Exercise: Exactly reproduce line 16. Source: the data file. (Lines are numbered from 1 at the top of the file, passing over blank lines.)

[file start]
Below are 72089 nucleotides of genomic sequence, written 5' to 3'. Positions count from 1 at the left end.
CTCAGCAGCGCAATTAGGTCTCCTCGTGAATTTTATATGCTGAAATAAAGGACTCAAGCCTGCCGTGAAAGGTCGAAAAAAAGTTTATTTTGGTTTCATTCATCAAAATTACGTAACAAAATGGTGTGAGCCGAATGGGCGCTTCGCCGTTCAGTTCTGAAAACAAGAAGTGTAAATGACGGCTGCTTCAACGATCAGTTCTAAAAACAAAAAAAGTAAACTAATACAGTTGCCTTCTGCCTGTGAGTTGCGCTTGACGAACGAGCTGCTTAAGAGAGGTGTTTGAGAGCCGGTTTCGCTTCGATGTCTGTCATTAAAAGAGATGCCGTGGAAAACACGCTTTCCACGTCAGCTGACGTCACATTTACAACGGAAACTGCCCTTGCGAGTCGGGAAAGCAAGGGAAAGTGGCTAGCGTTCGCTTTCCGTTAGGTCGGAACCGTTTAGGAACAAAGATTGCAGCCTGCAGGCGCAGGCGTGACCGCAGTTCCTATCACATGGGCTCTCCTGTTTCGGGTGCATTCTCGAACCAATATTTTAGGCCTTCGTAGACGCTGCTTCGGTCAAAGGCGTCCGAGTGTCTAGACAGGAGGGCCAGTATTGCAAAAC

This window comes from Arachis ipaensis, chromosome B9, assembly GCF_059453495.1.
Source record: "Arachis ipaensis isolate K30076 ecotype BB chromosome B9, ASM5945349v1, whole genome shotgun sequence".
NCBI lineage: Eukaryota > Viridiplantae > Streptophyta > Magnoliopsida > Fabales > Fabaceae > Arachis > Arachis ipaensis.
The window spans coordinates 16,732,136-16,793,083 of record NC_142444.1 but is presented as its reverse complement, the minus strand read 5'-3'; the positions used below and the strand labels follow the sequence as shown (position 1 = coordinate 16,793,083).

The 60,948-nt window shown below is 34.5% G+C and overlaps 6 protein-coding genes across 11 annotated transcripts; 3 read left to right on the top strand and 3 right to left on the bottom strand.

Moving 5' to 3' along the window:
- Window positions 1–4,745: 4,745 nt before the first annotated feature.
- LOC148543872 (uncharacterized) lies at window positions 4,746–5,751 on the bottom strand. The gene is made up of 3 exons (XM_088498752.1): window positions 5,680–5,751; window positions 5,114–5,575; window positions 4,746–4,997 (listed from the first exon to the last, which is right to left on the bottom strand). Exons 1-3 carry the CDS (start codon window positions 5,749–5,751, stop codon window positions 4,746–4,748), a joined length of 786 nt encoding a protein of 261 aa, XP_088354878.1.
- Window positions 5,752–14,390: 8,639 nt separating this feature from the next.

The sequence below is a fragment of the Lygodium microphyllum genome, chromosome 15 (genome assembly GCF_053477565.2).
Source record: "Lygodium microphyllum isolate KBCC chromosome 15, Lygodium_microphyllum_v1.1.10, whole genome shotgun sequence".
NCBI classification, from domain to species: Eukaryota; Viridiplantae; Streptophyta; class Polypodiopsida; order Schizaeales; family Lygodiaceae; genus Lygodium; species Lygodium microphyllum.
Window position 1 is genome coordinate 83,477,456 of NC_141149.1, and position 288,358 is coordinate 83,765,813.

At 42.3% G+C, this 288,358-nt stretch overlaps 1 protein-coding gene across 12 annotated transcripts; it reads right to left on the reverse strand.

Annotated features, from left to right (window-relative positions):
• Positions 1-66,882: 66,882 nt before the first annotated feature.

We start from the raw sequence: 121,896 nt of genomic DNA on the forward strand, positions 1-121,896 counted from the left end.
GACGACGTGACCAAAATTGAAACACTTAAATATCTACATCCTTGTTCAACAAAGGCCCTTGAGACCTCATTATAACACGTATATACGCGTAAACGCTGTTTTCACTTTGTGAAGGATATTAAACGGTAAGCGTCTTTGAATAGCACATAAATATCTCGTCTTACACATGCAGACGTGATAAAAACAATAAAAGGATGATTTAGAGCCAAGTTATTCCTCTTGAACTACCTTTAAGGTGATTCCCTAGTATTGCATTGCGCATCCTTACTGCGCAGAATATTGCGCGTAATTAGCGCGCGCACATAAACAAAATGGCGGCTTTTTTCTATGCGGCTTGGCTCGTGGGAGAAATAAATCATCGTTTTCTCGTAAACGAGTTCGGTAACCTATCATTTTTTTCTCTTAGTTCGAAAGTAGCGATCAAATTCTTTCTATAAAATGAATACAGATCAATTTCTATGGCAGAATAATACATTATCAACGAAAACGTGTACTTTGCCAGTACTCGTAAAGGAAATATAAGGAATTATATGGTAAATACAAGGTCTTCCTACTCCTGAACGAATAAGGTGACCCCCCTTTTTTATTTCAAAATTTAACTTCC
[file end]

At 42.3% G+C, this 288,358-nt stretch overlaps 1 protein-coding gene across 12 annotated transcripts; it reads right to left on the reverse strand.